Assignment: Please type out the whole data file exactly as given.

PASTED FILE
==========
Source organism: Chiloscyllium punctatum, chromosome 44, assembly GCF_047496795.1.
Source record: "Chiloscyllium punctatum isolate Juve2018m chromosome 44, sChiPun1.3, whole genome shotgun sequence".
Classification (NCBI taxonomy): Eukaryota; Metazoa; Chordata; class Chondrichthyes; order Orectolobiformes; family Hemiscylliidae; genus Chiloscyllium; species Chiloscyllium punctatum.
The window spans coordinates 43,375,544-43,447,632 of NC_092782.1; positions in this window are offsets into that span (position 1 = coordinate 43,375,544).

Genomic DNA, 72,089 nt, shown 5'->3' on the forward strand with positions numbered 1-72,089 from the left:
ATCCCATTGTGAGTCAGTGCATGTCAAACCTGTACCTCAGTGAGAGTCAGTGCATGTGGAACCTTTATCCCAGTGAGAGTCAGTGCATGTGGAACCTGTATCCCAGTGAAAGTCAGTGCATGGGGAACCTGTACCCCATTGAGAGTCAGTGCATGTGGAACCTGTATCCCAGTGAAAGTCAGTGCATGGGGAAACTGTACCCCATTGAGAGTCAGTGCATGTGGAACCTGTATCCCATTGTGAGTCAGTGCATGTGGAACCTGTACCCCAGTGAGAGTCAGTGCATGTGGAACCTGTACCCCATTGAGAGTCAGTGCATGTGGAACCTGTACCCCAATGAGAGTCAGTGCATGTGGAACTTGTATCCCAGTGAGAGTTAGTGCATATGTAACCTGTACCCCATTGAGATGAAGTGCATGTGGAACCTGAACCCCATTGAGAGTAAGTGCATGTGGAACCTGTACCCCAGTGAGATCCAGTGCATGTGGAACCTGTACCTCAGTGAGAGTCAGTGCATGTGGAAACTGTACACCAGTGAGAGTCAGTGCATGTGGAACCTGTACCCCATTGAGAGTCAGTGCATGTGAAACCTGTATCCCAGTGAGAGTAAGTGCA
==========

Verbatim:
Source organism: Chiloscyllium punctatum, chromosome 44, assembly GCF_047496795.1.
Source record: "Chiloscyllium punctatum isolate Juve2018m chromosome 44, sChiPun1.3, whole genome shotgun sequence".
Classification (NCBI taxonomy): Eukaryota; Metazoa; Chordata; class Chondrichthyes; order Orectolobiformes; family Hemiscylliidae; genus Chiloscyllium; species Chiloscyllium punctatum.
The window spans coordinates 43,375,544-43,447,632 of NC_092782.1; positions in this window are offsets into that span (position 1 = coordinate 43,375,544).

Genomic DNA, 72,089 nt, shown 5'->3' on the forward strand with positions numbered 1-72,089 from the left:
ATCCCATTGTGAGTCAGTGCATGTCAAACCTGTACCTCAGTGAGAGTCAGTGCATGTGGAACCTTTATCCCAGTGAGAGTCAGTGCATGTGGAACCTGTATCCCAGTGAAAGTCAGTGCATGGGGAACCTGTACCCCATTGAGAGTCAGTGCATGTGGAACCTGTATCCCAGTGAAAGTCAGTGCATGGGGAAACTGTACCCCATTGAGAGTCAGTGCATGTGGAACCTGTATCCCATTGTGAGTCAGTGCATGTGGAACCTGTACCCCAGTGAGAGTCAGTGCATGTGGAACCTGTACCCCATTGAGAGTCAGTGCATGTGGAACCTGTACCCCAATGAGAGTCAGTGCATGTGGAACTTGTATCCCAGTGAGAGTTAGTGCATATGTAACCTGTACCCCATTGAGATGAAGTGCATGTGGAACCTGAACCCCATTGAGAGTAAGTGCATGTGGAACCTGTACCCCAGTGAGATCCAGTGCATGTGGAACCTGTACCTCAGTGAGAGTCAGTGCATGTGGAAACTGTACACCAGTGAGAGTCAGTGCATGTGGAACCTGTACCCCATTGAGAGTCAGTGCATGTGAAACCTGTATCCCAGTGAGAGTAAGTGCA